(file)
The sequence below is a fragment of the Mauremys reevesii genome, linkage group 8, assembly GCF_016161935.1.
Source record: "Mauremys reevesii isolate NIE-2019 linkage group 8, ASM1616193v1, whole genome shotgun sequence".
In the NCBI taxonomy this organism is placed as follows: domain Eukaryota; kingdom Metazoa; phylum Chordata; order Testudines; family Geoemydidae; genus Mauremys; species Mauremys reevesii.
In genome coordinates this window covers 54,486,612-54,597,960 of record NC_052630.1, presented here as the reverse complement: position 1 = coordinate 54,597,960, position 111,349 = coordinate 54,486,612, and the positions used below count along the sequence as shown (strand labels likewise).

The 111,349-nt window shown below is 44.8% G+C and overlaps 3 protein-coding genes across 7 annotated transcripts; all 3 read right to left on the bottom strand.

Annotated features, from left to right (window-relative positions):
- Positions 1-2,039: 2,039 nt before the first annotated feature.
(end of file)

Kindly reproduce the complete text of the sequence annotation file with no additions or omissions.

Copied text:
The sequence below is a fragment of the Mauremys reevesii genome, linkage group 8, assembly GCF_016161935.1.
Source record: "Mauremys reevesii isolate NIE-2019 linkage group 8, ASM1616193v1, whole genome shotgun sequence".
In the NCBI taxonomy this organism is placed as follows: domain Eukaryota; kingdom Metazoa; phylum Chordata; order Testudines; family Geoemydidae; genus Mauremys; species Mauremys reevesii.
In genome coordinates this window covers 54,486,612-54,597,960 of record NC_052630.1, presented here as the reverse complement: position 1 = coordinate 54,597,960, position 111,349 = coordinate 54,486,612, and the positions used below count along the sequence as shown (strand labels likewise).

The 111,349-nt window shown below is 44.8% G+C and overlaps 3 protein-coding genes across 7 annotated transcripts; all 3 read right to left on the bottom strand.

Annotated features, from left to right (window-relative positions):
- Positions 1-2,039: 2,039 nt before the first annotated feature.